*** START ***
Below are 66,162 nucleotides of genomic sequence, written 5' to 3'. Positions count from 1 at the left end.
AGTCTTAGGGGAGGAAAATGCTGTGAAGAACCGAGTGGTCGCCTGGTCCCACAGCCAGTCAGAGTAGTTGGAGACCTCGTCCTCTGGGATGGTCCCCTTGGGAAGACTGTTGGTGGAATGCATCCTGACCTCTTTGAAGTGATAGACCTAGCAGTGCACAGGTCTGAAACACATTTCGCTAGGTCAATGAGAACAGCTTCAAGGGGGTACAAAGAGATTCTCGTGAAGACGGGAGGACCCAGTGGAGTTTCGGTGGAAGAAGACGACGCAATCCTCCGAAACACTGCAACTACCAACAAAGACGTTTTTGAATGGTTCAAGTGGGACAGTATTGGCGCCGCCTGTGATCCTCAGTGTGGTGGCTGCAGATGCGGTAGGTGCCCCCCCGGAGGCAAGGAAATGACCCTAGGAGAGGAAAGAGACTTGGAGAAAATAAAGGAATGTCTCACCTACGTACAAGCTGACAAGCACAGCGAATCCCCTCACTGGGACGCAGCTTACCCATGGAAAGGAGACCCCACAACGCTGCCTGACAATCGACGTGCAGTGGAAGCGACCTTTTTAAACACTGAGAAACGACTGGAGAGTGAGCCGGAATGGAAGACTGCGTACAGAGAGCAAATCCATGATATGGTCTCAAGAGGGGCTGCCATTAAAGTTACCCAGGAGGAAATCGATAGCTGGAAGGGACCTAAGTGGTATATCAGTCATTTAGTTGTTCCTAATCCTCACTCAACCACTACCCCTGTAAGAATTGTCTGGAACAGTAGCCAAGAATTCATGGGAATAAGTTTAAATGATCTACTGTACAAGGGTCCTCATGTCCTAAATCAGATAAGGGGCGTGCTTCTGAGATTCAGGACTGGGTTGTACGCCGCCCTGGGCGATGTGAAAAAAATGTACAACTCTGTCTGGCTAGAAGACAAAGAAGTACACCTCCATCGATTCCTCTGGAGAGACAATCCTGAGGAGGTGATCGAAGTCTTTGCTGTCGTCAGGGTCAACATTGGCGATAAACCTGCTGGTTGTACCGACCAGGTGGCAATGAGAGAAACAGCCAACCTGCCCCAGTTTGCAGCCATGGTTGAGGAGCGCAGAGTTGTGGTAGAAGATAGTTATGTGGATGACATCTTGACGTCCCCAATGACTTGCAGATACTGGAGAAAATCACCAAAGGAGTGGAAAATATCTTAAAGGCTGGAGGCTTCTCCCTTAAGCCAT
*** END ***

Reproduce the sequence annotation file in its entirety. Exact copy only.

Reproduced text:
Below are 66,162 nucleotides of genomic sequence, written 5' to 3'. Positions count from 1 at the left end.
AGTCTTAGGGGAGGAAAATGCTGTGAAGAACCGAGTGGTCGCCTGGTCCCACAGCCAGTCAGAGTAGTTGGAGACCTCGTCCTCTGGGATGGTCCCCTTGGGAAGACTGTTGGTGGAATGCATCCTGACCTCTTTGAAGTGATAGACCTAGCAGTGCACAGGTCTGAAACACATTTCGCTAGGTCAATGAGAACAGCTTCAAGGGGGTACAAAGAGATTCTCGTGAAGACGGGAGGACCCAGTGGAGTTTCGGTGGAAGAAGACGACGCAATCCTCCGAAACACTGCAACTACCAACAAAGACGTTTTTGAATGGTTCAAGTGGGACAGTATTGGCGCCGCCTGTGATCCTCAGTGTGGTGGCTGCAGATGCGGTAGGTGCCCCCCCGGAGGCAAGGAAATGACCCTAGGAGAGGAAAGAGACTTGGAGAAAATAAAGGAATGTCTCACCTACGTACAAGCTGACAAGCACAGCGAATCCCCTCACTGGGACGCAGCTTACCCATGGAAAGGAGACCCCACAACGCTGCCTGACAATCGACGTGCAGTGGAAGCGACCTTTTTAAACACTGAGAAACGACTGGAGAGTGAGCCGGAATGGAAGACTGCGTACAGAGAGCAAATCCATGATATGGTCTCAAGAGGGGCTGCCATTAAAGTTACCCAGGAGGAAATCGATAGCTGGAAGGGACCTAAGTGGTATATCAGTCATTTAGTTGTTCCTAATCCTCACTCAACCACTACCCCTGTAAGAATTGTCTGGAACAGTAGCCAAGAATTCATGGGAATAAGTTTAAATGATCTACTGTACAAGGGTCCTCATGTCCTAAATCAGATAAGGGGCGTGCTTCTGAGATTCAGGACTGGGTTGTACGCCGCCCTGGGCGATGTGAAAAAAATGTACAACTCTGTCTGGCTAGAAGACAAAGAAGTACACCTCCATCGATTCCTCTGGAGAGACAATCCTGAGGAGGTGATCGAAGTCTTTGCTGTCGTCAGGGTCAACATTGGCGATAAACCTGCTGGTTGTACCGACCAGGTGGCAATGAGAGAAACAGCCAACCTGCCCCAGTTTGCAGCCATGGTTGAGGAGCGCAGAGTTGTGGTAGAAGATAGTTATGTGGATGACATCTTGACGTCCCCAATGACTTGCAGATACTGGAGAAAATCACCAAAGGAGTGGAAAATATCTTAAAGGCTGGAGGCTTCTCCCTTAAGCCAT